Australia Rugby Union executive director John O’Neill has warned that infighting for ownership of his country’s bidding 15th Super Rugby franchise could favour the Southern Kings.
Melbourne, along with Kings, will be considered for the additional spot when the tournament expands in 2011, and they are thought to be the favourites in the race given that the franchise will compete in the Australian conference.
However, there is significant infighting over who will own the franchise. An ARU board meeting on Tuesday is expected to endorse a management recommendation to award ownership of a fifth Australian Super 15 franchise to a group of former VRU directors backed by a Sydney mining magnate, ahead of the establishment Victoria Rugby Union.
O’Neill said that infighting was undermining their bid and warned that it could result in Sanzar awarding the licence to the Port Elizabeth-based Kings, who O’Neill has learnt will be heavily backed by the South African government, at a meeting in October.
‘Everyone wants to be on the bus but they’re squabbling over who wants to be the driver,’ O’Neill told rugbyheaven.com.au.
‘It’s very much about local personalities, and it’s exploded like Mount Vesuvius with a bucket of the proverbial being thrown over the ARU. If Melbourne don’t get their act together, there is a real risk of losing the franchise to South Africa.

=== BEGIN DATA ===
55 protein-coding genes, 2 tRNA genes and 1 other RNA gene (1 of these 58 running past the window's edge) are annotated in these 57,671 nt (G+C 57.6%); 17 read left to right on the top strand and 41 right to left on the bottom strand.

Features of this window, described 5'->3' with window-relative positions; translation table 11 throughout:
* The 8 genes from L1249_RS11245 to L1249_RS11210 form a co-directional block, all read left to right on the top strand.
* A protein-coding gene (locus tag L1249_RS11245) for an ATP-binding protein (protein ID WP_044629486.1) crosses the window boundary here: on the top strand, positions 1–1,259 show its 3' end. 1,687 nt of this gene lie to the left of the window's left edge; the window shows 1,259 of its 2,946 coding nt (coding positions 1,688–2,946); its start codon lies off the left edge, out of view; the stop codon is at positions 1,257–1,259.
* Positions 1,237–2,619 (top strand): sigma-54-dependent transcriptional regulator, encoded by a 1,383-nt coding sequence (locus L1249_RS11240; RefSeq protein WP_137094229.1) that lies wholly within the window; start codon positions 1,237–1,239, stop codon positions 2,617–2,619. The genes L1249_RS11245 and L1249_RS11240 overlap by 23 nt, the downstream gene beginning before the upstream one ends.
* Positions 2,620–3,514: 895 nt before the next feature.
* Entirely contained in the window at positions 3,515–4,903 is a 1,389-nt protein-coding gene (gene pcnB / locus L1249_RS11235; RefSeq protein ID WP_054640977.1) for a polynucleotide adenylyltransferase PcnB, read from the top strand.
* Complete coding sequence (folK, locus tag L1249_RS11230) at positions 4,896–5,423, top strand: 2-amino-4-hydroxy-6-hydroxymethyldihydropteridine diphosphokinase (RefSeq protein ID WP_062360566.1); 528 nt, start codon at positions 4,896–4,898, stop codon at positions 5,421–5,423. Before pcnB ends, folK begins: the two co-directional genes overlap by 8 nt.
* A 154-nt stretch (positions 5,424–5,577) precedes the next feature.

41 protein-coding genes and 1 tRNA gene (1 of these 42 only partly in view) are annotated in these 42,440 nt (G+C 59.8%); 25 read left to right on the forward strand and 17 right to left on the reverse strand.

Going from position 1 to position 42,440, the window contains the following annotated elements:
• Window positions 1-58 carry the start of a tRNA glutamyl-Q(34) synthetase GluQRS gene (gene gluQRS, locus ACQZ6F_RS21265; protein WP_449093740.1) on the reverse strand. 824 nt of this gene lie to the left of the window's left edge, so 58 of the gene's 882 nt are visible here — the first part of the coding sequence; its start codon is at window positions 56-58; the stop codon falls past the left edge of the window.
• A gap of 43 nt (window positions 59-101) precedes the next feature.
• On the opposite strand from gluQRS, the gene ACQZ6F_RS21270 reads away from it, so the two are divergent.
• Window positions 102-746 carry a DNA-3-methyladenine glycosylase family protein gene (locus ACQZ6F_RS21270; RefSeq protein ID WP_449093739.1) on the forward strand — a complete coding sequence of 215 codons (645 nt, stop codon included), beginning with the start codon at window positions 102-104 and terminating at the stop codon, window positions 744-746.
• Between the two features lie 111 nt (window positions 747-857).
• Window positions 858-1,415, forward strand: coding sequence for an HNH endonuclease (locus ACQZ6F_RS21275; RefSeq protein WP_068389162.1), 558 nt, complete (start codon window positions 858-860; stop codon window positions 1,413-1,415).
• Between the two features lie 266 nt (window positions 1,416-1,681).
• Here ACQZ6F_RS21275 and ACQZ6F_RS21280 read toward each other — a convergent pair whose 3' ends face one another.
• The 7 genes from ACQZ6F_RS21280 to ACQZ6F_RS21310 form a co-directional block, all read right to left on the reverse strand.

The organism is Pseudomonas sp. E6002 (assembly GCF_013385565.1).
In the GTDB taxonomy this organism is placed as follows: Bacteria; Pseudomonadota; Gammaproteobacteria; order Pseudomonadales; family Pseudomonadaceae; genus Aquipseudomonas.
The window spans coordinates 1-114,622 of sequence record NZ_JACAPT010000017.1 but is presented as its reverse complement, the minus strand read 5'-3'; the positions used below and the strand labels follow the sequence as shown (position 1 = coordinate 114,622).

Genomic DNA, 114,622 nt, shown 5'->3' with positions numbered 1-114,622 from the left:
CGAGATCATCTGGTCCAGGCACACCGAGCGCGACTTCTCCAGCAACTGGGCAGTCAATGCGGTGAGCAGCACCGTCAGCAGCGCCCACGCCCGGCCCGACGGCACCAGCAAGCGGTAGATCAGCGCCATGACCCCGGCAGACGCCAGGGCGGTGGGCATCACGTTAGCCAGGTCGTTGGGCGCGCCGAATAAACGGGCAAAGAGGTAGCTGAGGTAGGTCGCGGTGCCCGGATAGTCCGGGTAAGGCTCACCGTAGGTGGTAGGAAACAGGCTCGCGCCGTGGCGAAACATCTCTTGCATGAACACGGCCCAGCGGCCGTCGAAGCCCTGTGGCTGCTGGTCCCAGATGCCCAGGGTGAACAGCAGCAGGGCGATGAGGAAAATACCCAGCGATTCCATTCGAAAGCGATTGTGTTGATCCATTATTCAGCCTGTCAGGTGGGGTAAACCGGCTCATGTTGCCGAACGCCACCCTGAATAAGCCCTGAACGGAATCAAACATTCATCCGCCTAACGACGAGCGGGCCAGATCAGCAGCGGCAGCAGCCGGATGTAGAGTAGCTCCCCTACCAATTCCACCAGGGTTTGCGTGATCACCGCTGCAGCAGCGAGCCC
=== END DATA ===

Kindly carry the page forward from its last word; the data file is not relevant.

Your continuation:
‘There is another bidder for the licence, and rugby people have got to realise this is not an ARU decision but a Sanzar decision where the team is located.
‘Sure the 15th team will play in the Australian conference with the other four Australian teams [Reds, Waratahs, Brumbies and the Force] but the location of the team is yet to be determined.
‘People are entitled to ask how can you have a team on the eastern coast of South Africa playing in an Australian conference but Melbourne has got to realise the South African Government is a major backer of a sixth team from South Africa.’
The ARU and their Melbourne franchise will lose millions of dollars in broadcasting revenue if their bid fails and this is an obvious concern for O’Neill. The deadline for News Ltd’s offer for the Australian and New Zealand rights to broadcast SANZAR games closes on Monday, and it is understood an upgraded bid is predicated on five Australian teams playing each other twice.
O’Neill said a South African team playing in a Australian conference would devalue the broadcast rights and be a logistical disaster.
‘Four Australian teams travelling in and out of South Africa every second week would be far from ideal,” he said. ‘We’re in the middle of selling our broadcast rights, and News Ltd have indicated they will pay a premium if the fifth team is based in Australia. The significant increase in local content is the driver of the expected increase.’